The BBCThe Treasury Committee said in a report on Tuesday that the Autumn Statement has increasingly taken on the character of a second Budget, reports .
Having two budgets created uncertainty and costs for business and the economy, MPs said.
The Treasury said it would consider the report “and respond in due course in the usual way”.
“The primacy of the Budget as the main focus of fiscal and economic policy making should be re-established,” the MPs said.
The Autumn Statement was traditionally used for an update on the general state of public finances and the wider economy.
But since Gordon Brown, chancellors of the exchequer have increasingly used the Autumn Statement to announce changes to tax and policy.
The MPs’ report said: “The Autumn Statement is not, nor should it be, a second Budget. In recent years it has come to read like one.
“The implications are that business and the economy needs to react to two periods, not one, of potential uncertainty and change. A return to a position of one Budget in the spring, and an updating statement in the autumn, would be desirable.”
As well as complicating things for business, two budgets makes it more difficult for the Treasury Committee to scrutinise adequately tax changes and their impact before another set of policies is announced, MPs said.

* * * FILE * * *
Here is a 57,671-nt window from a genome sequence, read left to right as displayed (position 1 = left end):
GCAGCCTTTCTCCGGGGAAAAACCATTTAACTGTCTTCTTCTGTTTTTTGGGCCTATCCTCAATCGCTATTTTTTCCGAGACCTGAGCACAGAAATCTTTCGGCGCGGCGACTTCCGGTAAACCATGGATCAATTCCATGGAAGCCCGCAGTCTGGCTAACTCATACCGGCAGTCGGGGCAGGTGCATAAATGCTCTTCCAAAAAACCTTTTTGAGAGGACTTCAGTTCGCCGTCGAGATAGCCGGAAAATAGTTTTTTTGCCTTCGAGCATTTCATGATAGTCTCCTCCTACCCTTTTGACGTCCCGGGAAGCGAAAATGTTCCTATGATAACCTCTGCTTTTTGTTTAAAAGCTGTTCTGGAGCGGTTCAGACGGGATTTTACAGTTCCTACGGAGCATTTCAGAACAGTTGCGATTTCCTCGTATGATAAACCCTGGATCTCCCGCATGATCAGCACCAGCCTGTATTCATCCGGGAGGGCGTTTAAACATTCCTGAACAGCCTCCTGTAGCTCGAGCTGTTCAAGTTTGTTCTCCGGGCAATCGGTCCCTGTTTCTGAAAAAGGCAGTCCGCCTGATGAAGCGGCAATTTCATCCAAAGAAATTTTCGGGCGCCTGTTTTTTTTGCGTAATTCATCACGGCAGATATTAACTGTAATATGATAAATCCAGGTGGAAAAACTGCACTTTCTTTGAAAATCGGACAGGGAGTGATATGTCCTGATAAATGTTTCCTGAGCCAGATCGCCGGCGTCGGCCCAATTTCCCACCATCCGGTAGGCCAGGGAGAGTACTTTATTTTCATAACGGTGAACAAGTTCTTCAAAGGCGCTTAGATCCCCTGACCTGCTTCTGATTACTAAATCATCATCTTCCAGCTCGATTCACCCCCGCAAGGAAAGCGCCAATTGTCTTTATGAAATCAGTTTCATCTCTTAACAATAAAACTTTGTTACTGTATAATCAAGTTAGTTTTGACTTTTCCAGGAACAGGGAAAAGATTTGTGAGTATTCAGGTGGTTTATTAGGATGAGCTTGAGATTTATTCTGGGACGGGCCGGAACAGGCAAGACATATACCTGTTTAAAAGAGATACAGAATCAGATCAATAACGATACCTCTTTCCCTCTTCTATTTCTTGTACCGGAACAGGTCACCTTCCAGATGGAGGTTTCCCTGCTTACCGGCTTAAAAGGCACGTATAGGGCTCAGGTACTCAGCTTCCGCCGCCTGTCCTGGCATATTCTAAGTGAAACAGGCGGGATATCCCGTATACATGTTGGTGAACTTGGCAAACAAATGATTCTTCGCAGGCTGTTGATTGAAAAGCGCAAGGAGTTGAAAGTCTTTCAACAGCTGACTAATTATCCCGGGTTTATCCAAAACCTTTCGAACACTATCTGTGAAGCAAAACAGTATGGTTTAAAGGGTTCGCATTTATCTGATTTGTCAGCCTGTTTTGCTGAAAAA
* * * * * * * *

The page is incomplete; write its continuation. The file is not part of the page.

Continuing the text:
“We believe this to be an important issue of principle going to the heart of Treasury Ministers’ accountability to Parliament.”
Last year’s Budget was on 21 March, followed by an Autumn Statement nine months later, which in turn was only three months before this year’s Budget this March.
The MPs also questioned the track record of the Office for Budget Responsibility, set up in 2010 to provide independent forecasts for the economy and public finances.
The OBR is required by statute to issue two economic and fiscal forecasts a year. However, the MPs said its forecasts have been “biased to over-optimism” with most forecasts having to be revised downwards.
“There are good reasons for having a single substantial annual review of the fiscal and economic state of the country, not least to enable the subsequent presentation to Parliament of proposed tax measures and of estimates of expenditure, the MPs said.
They added: “The OBR should do more to ensure that there is greater public understanding of the limitations and purpose of forecasting, and more realistic expectations of what forecasting can deliver.”
The OBR, along with the Treasury, said they would consider the report.